Shana had a new idea. She wanted her friends to fight Wolf on their own, without waiting for Todd or the sheriff.
At that moment, Shana, Linda, Mike, and David were sitting in the dark, secretly planning their own line of attack against Wolf. They had convened at Shana’s store, hoping that this location would make it more difficult for Todd and Sam to track them down.
They sat around Shana’s table in the back room with the lights off and the front door securely locked. A small candle on the table provided the only light in the room. Shadows on the walls swayed back and forth with the motion of the candle’s flame. Each time the shadows moved, Shana jumped a little inside, recalling the dark figures that had stalked her in town.
As she stared at the flickering shadows, she hoped and prayed that they would finally be able to rid their town of the menacing beings. Despite the fear racing through her icy veins, she said, “We must confront Wolf on our own! We must learn to protect ourselves without relying on others to deliver us from this evil!”
“Wolf is much too powerful for us to fight against by ourselves!” David said.
But Shana had formulated her own plan and was excited to offer it to the group. “We’ll go up against Wolf in his own house!”
“Have you gone crazy?” cried out Mike.
“No! Listen to me! We’ll make sure that Todd and Sam find out about this meeting before it happens: this way they can come to our aid.”
“Oh! How romantic!” said Linda, “Knights in shining armor, valiantly coming to our rescue.”
THIS REVIEWER UNDERSTOOD WHAT I WAS GOING FOR IN MY BOOK.
5.0 out of 5 stars You are invited to an evening of intrigue…, May 29, 2014
Jim Goforth – See all my reviews
This review is from: The Dead Game (Kindle Edition)
Some books take an eternity to get things kick-started, using slow burn tactics to ramp up suspense or develop story lines, some almost to the point where you almost feel like giving up on them with the thought the ultimate payoff is never going to culminate.
Susanne Leist’s debut opus ‘The Dead Game’ is not one of those books.
From the very moment it gets underway, starting off with a sinister, tempestuous and enthralling prologue section which takes place five years prior to the main story, it launches directly into chills and thrills and lays out a wonderfully dark and engaging foundation on which to build all ensuing events.
After these cataclysmic events in the residence known as End House in the seemingly idyllic Florida town of Oasis, the story now begins in earnest from present day revolving around chief character Linda Barnett who has relocated to this very town in a bid to discover a simple, peaceful existence.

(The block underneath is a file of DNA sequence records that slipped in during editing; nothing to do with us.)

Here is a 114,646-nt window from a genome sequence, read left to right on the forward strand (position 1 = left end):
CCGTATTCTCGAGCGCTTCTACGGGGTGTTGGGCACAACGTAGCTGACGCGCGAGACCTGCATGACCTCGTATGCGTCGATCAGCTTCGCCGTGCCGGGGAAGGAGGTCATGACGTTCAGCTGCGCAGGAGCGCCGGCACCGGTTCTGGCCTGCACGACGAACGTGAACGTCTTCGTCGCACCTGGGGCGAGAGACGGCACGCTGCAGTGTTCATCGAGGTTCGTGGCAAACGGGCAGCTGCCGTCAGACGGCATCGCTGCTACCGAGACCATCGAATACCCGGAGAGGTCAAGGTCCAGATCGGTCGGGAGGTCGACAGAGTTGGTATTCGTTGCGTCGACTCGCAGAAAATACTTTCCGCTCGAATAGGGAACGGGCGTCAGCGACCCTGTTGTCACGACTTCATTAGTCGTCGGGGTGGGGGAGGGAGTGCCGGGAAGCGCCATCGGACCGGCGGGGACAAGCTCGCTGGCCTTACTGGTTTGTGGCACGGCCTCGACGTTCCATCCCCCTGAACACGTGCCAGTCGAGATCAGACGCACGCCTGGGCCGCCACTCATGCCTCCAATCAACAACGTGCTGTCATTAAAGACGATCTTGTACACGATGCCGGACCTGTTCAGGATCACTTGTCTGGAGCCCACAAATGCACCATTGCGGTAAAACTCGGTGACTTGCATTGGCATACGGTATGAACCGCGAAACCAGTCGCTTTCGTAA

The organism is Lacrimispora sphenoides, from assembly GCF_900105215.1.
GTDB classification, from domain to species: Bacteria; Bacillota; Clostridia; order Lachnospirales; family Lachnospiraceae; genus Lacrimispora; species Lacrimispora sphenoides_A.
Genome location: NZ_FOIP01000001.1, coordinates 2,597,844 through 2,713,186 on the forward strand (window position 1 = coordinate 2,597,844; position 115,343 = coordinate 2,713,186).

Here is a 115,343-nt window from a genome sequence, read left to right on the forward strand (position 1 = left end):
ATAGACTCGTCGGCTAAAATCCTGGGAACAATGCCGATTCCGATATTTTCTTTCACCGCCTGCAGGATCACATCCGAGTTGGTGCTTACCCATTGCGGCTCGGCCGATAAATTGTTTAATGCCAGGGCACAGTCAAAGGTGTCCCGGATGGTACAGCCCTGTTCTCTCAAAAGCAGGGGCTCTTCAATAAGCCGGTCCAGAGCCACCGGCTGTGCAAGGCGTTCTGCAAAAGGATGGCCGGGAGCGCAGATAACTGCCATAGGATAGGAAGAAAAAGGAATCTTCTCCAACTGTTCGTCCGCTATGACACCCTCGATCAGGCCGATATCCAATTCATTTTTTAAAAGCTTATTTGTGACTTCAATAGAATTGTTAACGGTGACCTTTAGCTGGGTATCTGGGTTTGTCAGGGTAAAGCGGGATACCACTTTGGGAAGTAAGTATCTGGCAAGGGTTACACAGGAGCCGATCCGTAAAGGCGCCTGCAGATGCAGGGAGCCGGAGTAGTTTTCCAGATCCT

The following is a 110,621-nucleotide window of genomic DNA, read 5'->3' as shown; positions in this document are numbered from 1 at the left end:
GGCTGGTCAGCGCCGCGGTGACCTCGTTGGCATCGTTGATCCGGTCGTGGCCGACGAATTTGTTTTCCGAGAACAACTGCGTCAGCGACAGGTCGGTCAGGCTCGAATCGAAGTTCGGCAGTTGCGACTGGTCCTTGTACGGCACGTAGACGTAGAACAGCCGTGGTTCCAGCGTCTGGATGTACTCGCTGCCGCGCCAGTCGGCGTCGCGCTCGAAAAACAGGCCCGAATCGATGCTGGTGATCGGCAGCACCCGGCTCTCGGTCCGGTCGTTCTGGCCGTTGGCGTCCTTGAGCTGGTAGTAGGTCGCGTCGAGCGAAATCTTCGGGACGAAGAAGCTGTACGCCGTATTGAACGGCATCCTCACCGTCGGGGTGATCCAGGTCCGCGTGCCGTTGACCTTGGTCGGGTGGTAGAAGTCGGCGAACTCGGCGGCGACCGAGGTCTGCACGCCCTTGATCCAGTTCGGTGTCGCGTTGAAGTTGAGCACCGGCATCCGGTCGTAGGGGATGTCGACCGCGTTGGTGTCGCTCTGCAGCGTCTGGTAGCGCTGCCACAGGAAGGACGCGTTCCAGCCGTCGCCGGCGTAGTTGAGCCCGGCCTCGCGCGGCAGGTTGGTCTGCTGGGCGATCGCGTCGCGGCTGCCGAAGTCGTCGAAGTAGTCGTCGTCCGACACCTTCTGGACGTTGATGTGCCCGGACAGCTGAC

For a while, that is exactly what she finds in this apparently ideally named township, but that is all going to change and soon enough it does, with Oasis becoming plagued by a host of strange and mysterious occurrences, deaths that occur once the sun goes down.
The mysterious invitations to a party hosted by unknown persons, received by Linda and her bunch of compatriots are the spurring agent to initiate events where the worried townsfolk embark on a nightmarish expedition to uncover the dark secrets lurking behind the perfect innocuous facade of oasis.
Leist is a great natural storyteller and she exhibits her skills here, weaving a cornucopia of elements into the fabric of the tale, developing a cast of intriguing characters who engage the reader and draw them into their various stories and agendas.
This is a supernatural thriller, predominantly involving things of a vampire nature, but it is far from your standard generic vampire by the numbers piece, it is skilfully crafted to involve romantic overtures along with lashings of action and loads of building suspense, as well as some atmospheric horror, all neatly balanced without sacrificing any of the components.
Rolling along with a suitable undercurrent of menace and portentous threat, The Dead Game keeps things interesting with a host of plot shifts and moments to maintain a strong desire to continue reading and become absorbed in the frightening secrets engulfing those who dwell in Oasis.
For the most part, the characters are extremely well fleshed out, in particular those in main roles such as pivotal soul Linda herself as well as the mysterious and wealthy Todd, the vivacious Shana Logan and the others in the core group of friends, and the author ensures we care about what happens to these folk, though having the knowledge that not all is right at End House means we’re helpless to warn them against having anything to do with it.
Susanne Leist has constructed a thoroughly engrossing debut novel here and those who enjoy atmospheric supernatural thrillers with a taut and deftly written story will find plenty to captivate them here.